Loading
jasonwelsh

Stepper Driven Zoetrope

by jasonwelsh Apr 11, 2013
Download All Files

Thing Apps Enabled

Please Login to Comment

Isn't this actually a phenakistoscope?

Heh - that is a N size DC adapter Female end

What's the laser for?

How did you tell it where 0 was aka the first space between frame 12 and 1.
It's the starting factor and the timing that made the hall a good choice.

Hmm...perhaps I don't understand what you're saying (I don't see how a cyclical animation has a start frame, for one thing), but I suspect you're over-thinking the zoetrope. When using a stepper motor, you really don't need the sensors. (Alternately, using a sensor, you only need a simple motor).

I set up a basic example using the stuff cluttering my desk (arduino, adafruit motor shield, 400 step motor from a polargraph kit). I made a sketch that moves the motor 40 steps, then flashes an LED for a delay of 5. I stuck a ten frame animation on the motor. Here's what I got:

http://youtu.be/dD1hx6yLS9chttp://youtu.be/dD1hx6yLS9c (crappy video, it looks much better in person)

In addition to being simpler and more flexible (just a code alteration to change the frame count), this method is also more precise. On the other hand, for a big setup, holding torque would be a problem during the delay, so you might have to make a more complex sequence that wouldn't require a delay (setting the HIGH command a few steps early, and the LOW after four or five steps, say. This will introduce blur, but traditional zoetropes have that as well).

Anyway, I love zoetropes, stroboscopes, etc, and have been building them since the late '70's, so I hope your project helps spread the word and encourages more people to take the plunge. Now that I think of it, I got into 3D printing so I could populate my 'tropes, but I've been distracted by other projects.

Ya first Zoetrope here, never heard of it until I saw the Pixar one via youtube.. So the 3D frame is still good for the project, the code could be changed easy enough. I moved onto the next "Thing" though maybe later I'll revamp the code part after that. It will give adventure to the printed project interesting for others to try the coding.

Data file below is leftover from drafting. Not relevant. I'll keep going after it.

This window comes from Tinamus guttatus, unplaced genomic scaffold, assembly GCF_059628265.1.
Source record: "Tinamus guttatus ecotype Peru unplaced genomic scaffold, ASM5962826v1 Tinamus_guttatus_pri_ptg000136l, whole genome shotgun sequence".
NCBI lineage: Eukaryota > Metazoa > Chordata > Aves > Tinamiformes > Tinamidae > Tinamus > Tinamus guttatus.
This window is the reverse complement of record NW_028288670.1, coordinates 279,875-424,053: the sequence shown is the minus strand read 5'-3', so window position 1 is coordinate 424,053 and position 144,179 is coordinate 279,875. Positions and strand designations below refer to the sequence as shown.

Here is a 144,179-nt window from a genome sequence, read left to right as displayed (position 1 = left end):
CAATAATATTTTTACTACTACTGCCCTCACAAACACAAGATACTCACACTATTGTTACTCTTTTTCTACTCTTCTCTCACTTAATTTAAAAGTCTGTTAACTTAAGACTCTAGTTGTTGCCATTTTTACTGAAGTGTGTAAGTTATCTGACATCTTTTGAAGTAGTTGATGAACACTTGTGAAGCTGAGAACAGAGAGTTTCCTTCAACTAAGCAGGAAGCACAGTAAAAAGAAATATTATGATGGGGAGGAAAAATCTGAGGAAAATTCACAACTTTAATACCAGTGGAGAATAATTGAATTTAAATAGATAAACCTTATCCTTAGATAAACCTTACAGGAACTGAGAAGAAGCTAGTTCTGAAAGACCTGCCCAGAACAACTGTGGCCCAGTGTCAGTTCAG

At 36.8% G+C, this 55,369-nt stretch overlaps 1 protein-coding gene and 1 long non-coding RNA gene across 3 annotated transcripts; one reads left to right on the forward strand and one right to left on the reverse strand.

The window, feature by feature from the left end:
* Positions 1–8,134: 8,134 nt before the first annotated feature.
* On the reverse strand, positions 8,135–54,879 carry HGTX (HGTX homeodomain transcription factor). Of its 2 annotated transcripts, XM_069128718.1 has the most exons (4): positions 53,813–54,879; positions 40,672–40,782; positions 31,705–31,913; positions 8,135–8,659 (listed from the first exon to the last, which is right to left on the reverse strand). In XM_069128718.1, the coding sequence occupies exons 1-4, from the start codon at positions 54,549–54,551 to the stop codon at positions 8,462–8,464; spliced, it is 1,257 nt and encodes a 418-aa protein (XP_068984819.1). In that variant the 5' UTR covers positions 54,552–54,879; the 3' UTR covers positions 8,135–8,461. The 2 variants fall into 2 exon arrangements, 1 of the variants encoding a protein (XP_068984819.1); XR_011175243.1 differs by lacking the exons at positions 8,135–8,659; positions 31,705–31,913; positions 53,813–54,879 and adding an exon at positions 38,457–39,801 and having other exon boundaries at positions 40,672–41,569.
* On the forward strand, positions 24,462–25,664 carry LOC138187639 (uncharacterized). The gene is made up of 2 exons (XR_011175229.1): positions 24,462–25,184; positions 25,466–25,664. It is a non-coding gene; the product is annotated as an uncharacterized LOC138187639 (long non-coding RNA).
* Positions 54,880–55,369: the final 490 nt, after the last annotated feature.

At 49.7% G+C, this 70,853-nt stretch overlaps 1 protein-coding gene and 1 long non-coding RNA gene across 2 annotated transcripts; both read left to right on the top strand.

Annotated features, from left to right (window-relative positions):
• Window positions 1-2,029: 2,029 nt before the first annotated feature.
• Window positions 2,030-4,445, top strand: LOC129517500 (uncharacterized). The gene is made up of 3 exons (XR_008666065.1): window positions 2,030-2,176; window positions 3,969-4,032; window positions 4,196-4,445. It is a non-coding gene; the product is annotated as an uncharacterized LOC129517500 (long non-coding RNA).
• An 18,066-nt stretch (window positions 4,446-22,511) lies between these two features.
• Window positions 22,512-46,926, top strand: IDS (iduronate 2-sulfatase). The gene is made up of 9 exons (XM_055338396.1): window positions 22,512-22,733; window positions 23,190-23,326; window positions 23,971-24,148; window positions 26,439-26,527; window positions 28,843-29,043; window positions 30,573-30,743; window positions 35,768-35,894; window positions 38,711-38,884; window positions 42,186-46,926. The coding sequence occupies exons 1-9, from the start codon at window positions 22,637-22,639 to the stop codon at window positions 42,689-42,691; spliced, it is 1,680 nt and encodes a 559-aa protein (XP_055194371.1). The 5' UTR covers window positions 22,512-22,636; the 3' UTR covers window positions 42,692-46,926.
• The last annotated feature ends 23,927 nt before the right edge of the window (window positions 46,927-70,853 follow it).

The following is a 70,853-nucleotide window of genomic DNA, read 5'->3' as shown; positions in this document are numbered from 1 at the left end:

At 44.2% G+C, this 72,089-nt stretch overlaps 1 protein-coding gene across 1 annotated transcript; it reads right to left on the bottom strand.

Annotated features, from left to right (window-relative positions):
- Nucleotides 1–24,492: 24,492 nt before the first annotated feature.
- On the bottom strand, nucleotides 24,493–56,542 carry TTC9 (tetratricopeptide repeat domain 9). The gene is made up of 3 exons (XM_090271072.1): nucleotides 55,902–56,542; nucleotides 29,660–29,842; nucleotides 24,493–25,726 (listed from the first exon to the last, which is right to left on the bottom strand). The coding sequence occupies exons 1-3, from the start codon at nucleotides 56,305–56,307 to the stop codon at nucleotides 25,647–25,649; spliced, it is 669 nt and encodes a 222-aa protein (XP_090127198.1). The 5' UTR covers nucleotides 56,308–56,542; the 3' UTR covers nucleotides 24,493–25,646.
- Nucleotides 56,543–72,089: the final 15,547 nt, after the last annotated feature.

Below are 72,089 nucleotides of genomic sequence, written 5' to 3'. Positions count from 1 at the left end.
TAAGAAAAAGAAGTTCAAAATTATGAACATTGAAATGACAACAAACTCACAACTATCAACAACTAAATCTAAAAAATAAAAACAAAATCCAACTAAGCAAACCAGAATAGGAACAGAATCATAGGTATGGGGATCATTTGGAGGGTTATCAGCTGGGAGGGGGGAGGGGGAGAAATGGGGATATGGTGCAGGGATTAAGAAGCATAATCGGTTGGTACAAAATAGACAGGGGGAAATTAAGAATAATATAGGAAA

I assumed that the slots let in light at just the right spots between frames to make the animation clear. So your saying that it can just flash so many frames per sec matching the frames of animation. I thought it had to flash at set spots just right between each frame hence the slots on the older tropes and the lines you see on my wheel. Interesting....

You defiantly have the time on your side..

Right, the only thing that matters is that the strobe frequency per revolution matches the frame count. If for some reason you really want the light to flash in an exact location relative to the animation, it should be made easy to move the light (or rotate the animation, if it's mounted on its own separate plate, which is a good idea anyway because one animation gets boring fast and you'll want to change them occasionally).

P.S. It's also good to be able to adjust the strobe frequency and the motor speed on the fly, because if you put abstract, regular patterns on your disc, surprisingly trippy effects will appear at different frequencies. Sometimes this simple technique gets better audience reaction than animations I've slaved over for weeks. Also, it's interactive, so people play with it for a while.

If the light is triggered by a hall sensor, why use a stepper motor? With a stepper couldn't you just flash the light every x steps? (I made a stepper driven 3D zoetrope many years ago, and I think that's what I did - I may be misremembering). e.g. - with a 1.8 (200 step) stepper, flash every 10 steps for a twenty frame animation.

LOL - +5 for the video! :) Awesome little project, and good use of the Tiny's!